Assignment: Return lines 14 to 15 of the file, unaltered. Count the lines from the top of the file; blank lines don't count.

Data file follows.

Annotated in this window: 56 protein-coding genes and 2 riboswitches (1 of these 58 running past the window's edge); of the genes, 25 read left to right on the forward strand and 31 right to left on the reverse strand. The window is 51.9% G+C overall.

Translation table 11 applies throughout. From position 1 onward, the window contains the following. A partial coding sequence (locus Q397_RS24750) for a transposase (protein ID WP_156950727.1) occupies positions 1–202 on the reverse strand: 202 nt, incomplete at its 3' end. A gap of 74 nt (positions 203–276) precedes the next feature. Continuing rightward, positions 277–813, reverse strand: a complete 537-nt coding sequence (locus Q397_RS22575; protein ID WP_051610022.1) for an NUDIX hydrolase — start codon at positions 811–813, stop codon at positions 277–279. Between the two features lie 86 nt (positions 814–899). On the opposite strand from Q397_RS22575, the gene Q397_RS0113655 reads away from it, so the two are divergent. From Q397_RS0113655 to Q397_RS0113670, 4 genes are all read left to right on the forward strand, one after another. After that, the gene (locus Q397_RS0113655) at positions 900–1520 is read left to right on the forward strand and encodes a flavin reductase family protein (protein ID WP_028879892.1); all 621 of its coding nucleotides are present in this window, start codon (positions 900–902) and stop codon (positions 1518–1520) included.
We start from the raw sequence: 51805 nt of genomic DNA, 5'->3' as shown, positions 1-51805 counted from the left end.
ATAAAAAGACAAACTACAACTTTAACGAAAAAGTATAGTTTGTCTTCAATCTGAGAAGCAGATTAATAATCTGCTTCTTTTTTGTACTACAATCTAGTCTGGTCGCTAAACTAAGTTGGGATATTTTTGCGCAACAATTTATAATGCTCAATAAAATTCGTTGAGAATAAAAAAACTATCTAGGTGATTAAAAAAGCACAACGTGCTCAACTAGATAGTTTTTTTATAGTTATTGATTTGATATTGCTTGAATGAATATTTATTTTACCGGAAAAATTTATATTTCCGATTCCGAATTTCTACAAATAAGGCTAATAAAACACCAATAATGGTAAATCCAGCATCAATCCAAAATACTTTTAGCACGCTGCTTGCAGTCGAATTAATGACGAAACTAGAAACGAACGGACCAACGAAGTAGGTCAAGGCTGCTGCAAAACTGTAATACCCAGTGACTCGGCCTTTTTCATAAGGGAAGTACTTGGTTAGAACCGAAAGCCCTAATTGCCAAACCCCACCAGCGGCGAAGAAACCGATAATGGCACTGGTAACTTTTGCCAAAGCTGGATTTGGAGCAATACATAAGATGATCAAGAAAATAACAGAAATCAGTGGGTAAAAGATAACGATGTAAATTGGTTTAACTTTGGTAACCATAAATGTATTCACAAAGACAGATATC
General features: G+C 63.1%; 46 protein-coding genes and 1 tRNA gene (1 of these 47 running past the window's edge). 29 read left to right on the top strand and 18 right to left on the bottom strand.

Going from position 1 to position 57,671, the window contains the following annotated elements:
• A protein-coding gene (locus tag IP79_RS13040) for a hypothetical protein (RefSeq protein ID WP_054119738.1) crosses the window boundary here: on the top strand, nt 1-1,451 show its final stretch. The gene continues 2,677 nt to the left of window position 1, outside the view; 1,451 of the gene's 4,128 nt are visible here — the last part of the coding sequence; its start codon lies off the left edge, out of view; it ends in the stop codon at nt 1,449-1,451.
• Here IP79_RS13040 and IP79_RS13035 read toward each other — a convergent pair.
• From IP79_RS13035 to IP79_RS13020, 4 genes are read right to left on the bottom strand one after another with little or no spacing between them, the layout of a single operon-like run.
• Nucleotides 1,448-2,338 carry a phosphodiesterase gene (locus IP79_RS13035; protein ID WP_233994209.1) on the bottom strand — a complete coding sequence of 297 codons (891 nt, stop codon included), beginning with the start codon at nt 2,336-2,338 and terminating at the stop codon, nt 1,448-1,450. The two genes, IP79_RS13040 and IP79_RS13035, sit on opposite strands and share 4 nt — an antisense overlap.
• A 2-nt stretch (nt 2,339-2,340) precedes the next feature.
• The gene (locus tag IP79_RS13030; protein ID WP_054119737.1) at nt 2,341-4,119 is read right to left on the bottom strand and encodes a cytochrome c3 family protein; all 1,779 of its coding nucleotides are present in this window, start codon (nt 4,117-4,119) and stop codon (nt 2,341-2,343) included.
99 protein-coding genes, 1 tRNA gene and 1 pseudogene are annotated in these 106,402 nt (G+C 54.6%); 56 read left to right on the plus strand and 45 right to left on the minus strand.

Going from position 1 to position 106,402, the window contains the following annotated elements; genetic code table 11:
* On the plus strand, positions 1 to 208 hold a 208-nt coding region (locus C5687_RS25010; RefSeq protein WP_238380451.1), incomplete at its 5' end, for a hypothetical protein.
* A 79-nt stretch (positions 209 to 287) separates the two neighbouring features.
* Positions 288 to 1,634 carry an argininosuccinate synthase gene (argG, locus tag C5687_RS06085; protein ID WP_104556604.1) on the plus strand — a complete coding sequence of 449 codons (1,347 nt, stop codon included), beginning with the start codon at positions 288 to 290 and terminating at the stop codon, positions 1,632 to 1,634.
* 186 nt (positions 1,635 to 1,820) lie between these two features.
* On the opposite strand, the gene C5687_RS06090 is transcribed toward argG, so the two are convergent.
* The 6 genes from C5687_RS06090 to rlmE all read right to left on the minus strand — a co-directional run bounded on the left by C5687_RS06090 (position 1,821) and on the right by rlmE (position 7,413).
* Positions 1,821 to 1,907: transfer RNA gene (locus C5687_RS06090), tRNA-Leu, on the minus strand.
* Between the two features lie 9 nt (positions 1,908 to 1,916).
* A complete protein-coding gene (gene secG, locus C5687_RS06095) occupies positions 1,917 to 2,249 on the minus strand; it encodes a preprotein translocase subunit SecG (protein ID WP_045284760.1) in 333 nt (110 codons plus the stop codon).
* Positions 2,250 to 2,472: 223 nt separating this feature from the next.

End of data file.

Going from position 1 to position 106,402, the window contains the following annotated elements; genetic code table 11:
* On the plus strand, positions 1 to 208 hold a 208-nt coding region (locus C5687_RS25010; RefSeq protein WP_238380451.1), incomplete at its 5' end, for a hypothetical protein.